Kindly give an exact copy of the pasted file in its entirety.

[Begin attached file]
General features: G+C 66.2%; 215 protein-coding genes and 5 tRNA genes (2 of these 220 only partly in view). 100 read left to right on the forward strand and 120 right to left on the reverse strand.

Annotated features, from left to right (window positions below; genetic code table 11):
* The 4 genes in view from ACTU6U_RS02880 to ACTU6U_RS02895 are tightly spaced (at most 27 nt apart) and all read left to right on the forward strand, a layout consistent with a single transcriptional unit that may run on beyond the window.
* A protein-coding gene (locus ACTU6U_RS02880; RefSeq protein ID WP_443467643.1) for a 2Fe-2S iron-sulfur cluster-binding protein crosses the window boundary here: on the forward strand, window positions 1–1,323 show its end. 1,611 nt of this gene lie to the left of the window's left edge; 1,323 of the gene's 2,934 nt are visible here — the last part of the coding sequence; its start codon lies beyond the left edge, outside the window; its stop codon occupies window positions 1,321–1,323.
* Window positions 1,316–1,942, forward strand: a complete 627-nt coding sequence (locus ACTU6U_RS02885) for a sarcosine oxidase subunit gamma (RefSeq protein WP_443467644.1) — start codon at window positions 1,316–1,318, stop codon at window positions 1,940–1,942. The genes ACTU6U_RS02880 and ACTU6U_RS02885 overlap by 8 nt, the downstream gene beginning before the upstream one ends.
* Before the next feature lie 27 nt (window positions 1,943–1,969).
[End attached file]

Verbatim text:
General features: G+C 66.2%; 215 protein-coding genes and 5 tRNA genes (2 of these 220 only partly in view). 100 read left to right on the forward strand and 120 right to left on the reverse strand.

Annotated features, from left to right (window positions below; genetic code table 11):
* The 4 genes in view from ACTU6U_RS02880 to ACTU6U_RS02895 are tightly spaced (at most 27 nt apart) and all read left to right on the forward strand, a layout consistent with a single transcriptional unit that may run on beyond the window.
* A protein-coding gene (locus ACTU6U_RS02880; RefSeq protein ID WP_443467643.1) for a 2Fe-2S iron-sulfur cluster-binding protein crosses the window boundary here: on the forward strand, window positions 1–1,323 show its end. 1,611 nt of this gene lie to the left of the window's left edge; 1,323 of the gene's 2,934 nt are visible here — the last part of the coding sequence; its start codon lies beyond the left edge, outside the window; its stop codon occupies window positions 1,321–1,323.
* Window positions 1,316–1,942, forward strand: a complete 627-nt coding sequence (locus ACTU6U_RS02885) for a sarcosine oxidase subunit gamma (RefSeq protein WP_443467644.1) — start codon at window positions 1,316–1,318, stop codon at window positions 1,940–1,942. The genes ACTU6U_RS02880 and ACTU6U_RS02885 overlap by 8 nt, the downstream gene beginning before the upstream one ends.
* Before the next feature lie 27 nt (window positions 1,943–1,969).